We wrapped up around 3PM, most of us quite tired but also exhilarated by the day’s activities.  I’m still walking a foot or so above the ground.  Did I mention we had a COUPLE DOZEN participants?

Oh…I did a bit of sketching myself, though not as much as some.  And I did have the ability to scan them.  Here are my sketches from the day.  It was definitely a Grand Day Out.

I saw this drum display as an opportunity to practice orienting ellipses as each drum was positioned differently.  Stillman & Birn Zeta (6x9), Wahl-Eversharp pen, Lexington Gray ink

I saw this drum display as an opportunity to practice orienting ellipses as each drum was positioned differently. Stillman & Birn Zeta (6×9), Wahl-Eversharp pen, Lexington Gray ink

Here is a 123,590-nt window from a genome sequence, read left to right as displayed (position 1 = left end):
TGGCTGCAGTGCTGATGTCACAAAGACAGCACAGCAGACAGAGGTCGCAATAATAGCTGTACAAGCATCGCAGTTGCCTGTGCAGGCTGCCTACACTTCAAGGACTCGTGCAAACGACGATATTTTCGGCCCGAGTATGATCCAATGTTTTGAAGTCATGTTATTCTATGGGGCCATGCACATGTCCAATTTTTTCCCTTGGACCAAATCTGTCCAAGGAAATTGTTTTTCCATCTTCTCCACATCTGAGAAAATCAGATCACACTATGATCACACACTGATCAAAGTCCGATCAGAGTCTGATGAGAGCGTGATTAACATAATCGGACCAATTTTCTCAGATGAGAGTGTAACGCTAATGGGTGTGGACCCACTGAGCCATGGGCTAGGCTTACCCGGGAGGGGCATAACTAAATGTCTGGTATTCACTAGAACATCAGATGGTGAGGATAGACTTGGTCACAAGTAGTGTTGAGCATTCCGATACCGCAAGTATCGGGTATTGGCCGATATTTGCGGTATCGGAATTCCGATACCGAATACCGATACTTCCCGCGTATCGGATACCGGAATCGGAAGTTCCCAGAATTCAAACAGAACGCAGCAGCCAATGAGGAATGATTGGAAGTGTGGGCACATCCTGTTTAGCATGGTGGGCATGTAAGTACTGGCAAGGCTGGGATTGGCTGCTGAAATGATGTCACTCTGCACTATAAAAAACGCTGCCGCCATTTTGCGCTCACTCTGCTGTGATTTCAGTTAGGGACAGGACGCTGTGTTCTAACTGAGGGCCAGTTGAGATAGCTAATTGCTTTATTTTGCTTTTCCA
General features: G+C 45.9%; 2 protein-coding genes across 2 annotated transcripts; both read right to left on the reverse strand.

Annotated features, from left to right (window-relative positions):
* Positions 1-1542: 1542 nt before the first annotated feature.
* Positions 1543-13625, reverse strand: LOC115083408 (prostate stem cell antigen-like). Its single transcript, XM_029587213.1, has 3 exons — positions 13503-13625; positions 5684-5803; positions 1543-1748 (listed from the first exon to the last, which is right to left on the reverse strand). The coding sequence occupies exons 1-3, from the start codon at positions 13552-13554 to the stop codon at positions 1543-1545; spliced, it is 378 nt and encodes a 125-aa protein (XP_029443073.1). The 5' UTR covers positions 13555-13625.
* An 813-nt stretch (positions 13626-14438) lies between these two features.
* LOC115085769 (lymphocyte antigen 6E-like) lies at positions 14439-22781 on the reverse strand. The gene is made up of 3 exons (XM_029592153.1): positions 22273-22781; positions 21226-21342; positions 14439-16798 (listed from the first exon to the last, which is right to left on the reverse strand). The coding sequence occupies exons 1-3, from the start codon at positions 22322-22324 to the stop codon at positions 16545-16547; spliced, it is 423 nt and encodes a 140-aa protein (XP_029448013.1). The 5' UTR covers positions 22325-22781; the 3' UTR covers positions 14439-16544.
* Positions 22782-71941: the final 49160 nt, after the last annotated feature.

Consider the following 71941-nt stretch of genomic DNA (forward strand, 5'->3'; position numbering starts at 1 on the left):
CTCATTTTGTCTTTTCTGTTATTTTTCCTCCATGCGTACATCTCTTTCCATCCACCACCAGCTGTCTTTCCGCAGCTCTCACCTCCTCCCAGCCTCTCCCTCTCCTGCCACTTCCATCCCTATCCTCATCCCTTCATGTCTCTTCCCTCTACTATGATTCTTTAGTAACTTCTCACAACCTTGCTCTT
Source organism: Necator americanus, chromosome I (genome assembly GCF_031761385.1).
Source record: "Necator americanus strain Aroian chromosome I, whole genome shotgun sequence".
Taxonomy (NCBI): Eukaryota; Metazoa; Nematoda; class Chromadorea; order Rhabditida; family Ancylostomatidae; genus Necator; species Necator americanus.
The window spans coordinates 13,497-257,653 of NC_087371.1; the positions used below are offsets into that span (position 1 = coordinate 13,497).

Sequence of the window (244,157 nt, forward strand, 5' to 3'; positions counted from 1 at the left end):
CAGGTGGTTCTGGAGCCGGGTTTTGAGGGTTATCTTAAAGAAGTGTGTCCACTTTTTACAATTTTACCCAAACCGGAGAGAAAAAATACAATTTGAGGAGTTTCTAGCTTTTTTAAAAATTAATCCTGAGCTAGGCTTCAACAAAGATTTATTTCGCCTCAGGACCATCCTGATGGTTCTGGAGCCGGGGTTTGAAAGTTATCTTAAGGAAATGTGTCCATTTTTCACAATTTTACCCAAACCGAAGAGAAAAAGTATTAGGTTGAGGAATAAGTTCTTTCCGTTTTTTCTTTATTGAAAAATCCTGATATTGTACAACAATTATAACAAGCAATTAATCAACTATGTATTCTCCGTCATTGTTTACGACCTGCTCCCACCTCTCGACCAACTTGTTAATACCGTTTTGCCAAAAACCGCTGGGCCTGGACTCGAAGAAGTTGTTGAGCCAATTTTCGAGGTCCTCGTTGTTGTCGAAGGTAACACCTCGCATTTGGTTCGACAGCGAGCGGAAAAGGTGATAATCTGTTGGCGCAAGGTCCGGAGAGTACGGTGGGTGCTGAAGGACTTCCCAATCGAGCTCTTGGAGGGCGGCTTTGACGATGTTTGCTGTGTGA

These were part of a large poster of clown caricatures and I thought it might be fun to draw a few of them.  It was.  Stillman & Birn Zeta (6x9), Wahl-Eversharp pen, Lexington Gray

These were part of a large poster of clown caricatures and I thought it might be fun to draw a few of them. It was. Stillman & Birn Zeta (6×9), Wahl-Eversharp pen, Lexington Gray

You can find many more photos and sketches on the Worldwide Sketchcrawl site.

Quick-sketching At The Grande Marche

Finally, maybe, kinda-sorta, the holiday season is behind us.  Every year it’s the same.  There’s the build-up to Christmas, with Christmas bringing the thought that the holidays are finally over.

But at our house it starts all over again because my daughter, my wife, and my wife’s mother all have birthdays during January.  This year was extra-busy because it was my mother-in-law’s 100th birthday so Chantal’s been running around, buying out the stores in preparation for the party.  That party was supposed to be going on RIGHT NOW, but lo and behold, the hospice facility where my mother-in-law is living right now just quarantined itself due to an outbreak of flu. The 100th anniversary party cancelled.